Friendly Plastic in Denmark
From the moment I landed and met Barbara Lees, my host for the next 4 days, we did not stop talking and laughing.
This is Barbara and two of her “friends”. she makes puppets to help tell stories to the children in her local church. They are full of character and totally compelling to watch as they take over the conversation from Barbara who fades into the background when she is working with them.
We drove through lovely Danish countryside from Billund to her home which is sandwiched between a fjord and the sea on the east coast of Denmark. There we met the lovely and very talented Karin Schmidt who had thoughtfully prepared some lunch.
This is Karin, otherwise known as Rubber Karin because she does amazing things with inner tubes from anything from bicycles to tractors. Karin is holding up her boot straps which she has made with rubber and Friendly Plastic. If you want to know more about Karin you can visit her website, although she is pretty shy and does not like to blow her own trumpet, so Barbara does it for her, and the pair of them teach Friendly Plastic to the enthusiastic Danes. In fact I am going to suggest that you really MUST visit her website because you will see something extraordinary. Barbara also creates the most wonderful jewellery, and you can see her work and her courses here.
These are some of Karin’s beautiful and very precise designs for earrings. Karin measures things, and therefore gets everything to match up perfectly. This, as you know is anathema to me (and Barbara), consequently I am in awe of her attention to detail and precision. She spends ages coming up with ingenious ways to help her achieve the precision she seeks. Some of her cleverness will be available to all via Barbara in the form of tutorials.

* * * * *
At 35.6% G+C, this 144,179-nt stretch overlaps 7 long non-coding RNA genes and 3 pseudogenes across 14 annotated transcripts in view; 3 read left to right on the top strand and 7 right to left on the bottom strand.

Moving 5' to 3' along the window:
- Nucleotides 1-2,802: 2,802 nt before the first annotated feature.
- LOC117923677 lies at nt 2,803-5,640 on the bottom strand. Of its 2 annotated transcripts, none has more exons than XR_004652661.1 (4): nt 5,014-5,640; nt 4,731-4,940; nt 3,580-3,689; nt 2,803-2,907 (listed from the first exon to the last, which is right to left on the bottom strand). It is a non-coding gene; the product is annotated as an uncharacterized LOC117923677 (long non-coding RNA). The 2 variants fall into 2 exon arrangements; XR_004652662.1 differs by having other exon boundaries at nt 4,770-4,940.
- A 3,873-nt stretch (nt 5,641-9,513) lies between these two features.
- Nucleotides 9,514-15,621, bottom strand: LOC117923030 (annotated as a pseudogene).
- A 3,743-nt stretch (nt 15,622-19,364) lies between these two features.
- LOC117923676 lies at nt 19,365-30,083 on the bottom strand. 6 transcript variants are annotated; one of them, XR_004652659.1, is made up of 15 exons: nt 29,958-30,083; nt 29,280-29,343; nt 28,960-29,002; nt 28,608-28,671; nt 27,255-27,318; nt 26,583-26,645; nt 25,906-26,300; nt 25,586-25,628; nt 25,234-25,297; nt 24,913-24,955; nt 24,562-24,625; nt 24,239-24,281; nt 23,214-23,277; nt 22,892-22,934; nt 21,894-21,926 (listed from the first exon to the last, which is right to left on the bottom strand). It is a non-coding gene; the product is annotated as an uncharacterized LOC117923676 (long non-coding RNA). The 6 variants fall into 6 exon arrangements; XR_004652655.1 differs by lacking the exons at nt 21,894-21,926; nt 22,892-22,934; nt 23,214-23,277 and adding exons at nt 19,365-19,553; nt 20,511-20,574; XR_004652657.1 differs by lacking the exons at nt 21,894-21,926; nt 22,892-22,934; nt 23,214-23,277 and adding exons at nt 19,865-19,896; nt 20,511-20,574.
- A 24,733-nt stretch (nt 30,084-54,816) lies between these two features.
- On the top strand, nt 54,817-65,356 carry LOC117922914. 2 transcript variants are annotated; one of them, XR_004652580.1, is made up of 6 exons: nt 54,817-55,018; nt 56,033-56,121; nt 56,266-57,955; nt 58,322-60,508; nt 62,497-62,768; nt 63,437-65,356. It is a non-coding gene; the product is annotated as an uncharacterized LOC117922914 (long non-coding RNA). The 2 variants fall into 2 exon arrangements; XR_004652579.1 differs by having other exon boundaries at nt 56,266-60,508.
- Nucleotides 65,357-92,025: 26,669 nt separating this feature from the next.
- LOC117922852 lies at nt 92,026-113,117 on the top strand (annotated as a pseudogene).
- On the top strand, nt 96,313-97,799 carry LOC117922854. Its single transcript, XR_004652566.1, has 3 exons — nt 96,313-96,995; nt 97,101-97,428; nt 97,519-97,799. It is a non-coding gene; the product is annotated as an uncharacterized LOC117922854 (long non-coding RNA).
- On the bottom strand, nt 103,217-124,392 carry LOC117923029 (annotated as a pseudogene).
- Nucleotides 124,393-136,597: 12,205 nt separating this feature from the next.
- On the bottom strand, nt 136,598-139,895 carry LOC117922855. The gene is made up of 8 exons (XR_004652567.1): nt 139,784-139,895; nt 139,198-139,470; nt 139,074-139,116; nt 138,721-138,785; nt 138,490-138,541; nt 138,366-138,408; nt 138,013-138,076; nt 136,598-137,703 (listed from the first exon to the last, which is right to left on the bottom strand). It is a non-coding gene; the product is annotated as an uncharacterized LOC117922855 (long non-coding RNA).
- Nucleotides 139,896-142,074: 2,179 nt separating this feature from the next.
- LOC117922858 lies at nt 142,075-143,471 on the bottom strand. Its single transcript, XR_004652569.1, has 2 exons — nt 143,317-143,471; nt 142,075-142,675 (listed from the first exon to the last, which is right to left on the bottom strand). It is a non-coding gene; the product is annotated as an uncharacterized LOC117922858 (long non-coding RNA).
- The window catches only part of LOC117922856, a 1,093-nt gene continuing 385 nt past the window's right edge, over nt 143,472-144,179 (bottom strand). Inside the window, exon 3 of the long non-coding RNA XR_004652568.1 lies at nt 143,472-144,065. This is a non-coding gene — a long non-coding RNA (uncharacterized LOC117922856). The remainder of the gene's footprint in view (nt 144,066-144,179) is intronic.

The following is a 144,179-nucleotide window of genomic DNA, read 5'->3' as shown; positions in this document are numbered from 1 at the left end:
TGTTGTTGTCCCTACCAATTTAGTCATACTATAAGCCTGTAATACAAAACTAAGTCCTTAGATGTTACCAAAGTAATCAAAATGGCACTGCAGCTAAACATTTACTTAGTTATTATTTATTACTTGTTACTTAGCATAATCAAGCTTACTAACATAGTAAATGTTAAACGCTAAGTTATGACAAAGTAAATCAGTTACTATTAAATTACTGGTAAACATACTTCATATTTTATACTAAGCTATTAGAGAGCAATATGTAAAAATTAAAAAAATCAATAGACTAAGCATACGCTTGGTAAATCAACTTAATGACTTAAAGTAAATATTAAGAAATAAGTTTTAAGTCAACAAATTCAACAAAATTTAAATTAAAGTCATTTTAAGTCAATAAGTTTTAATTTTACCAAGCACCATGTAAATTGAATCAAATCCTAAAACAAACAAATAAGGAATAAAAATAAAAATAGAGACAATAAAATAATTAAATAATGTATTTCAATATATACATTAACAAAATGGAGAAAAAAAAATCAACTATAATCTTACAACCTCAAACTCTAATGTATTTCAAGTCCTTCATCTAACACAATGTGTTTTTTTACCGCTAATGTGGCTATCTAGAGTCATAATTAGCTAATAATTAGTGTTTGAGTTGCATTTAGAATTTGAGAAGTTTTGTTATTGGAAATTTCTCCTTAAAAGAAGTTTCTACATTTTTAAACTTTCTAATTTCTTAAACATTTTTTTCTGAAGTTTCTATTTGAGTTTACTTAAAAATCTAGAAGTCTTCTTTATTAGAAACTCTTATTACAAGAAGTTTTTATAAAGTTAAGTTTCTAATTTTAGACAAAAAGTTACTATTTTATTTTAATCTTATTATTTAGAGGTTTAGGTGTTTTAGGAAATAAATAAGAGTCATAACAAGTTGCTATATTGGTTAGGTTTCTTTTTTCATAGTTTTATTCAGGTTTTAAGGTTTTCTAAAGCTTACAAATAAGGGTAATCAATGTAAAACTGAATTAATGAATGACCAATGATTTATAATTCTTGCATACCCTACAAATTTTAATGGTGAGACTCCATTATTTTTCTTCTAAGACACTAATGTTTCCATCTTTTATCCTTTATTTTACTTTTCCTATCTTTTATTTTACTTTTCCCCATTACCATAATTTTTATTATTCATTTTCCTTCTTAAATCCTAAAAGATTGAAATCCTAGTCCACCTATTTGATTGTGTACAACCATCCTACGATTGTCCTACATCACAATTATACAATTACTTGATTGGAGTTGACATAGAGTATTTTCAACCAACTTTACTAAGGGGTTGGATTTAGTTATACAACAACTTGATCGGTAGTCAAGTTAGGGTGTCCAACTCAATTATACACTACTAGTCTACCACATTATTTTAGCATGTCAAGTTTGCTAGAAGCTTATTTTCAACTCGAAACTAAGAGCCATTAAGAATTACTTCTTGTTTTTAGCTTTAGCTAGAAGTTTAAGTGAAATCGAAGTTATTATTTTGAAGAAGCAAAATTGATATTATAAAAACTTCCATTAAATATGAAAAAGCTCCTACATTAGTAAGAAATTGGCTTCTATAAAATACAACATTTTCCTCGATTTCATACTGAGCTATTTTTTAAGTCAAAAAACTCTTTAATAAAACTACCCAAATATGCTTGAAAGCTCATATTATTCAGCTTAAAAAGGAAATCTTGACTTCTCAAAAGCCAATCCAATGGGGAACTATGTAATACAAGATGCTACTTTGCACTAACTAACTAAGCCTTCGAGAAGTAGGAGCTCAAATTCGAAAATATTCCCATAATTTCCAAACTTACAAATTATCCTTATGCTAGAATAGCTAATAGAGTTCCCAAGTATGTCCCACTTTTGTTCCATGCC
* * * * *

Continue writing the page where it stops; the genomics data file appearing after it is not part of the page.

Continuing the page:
More of Karin’s beautiful things.
We spent the whole of the first afternoon talking, showing and sharing. Here are a couple of the teaching boards that Barbara has in her studio, very much smarter than my plastic takeaway boxes! If you do a course with her this gives you a flavour of what you can expect.
The Danish style of using Friendly Plastic seems to have a clarity to it, and in Barbara’s case a distinctly organic feel. Barbara and all her students have been working with the electric griddle and what I call a mini flame thrower, which is in fact a flexible necked camping lighter. These tools can give great effects, and I am quite taken with the mini flame thrower, and now have one thanks to Barbara, so will be experimenting. Using only dry heat, and for the largest part, bottom heat, restricts what can be done with Friendly Plastic, but Barbara and Karin have been pushing themselves and experimenting, and have come up with some lovely ways of working.
However, having shown them how to use hot water and a heat gun, I have converts to these methods of warming Friendly Plastic, so I eagerly anticipate some exciting things from the Danish FP Brigade!
Barbara, Karin and I spent two very happy days showing and sharing techniques. I did not expect to learn so much from them, particularly as I have been working with Friendly Plastic for 23 years now. However, my conceit was crushed to dust by their clever innovations and pursuance of ideas and techniques that I, for one reason or another, never fully investigated in my Friendly Plastic journey. Many things I had briefly looked at, but not pursued. Not only have they pursued them, they have come up with some fantastic results. So watch this space for future showcasing of Karin and Barbara’s work.
We did not spend all day in the studio, the weather was too lovely, and the beach too close. Beach combing is inevitable when you get three curious and artistic people together on the lovely Danish strand, and the colours, shapes and textures begged to be examined.
The flint was so pretty that I collected some to make into jewellery
The seed pods and leaves and dead flower heads had enticing textures, so we carted them all home and took impressions of them. The textures were wonderful.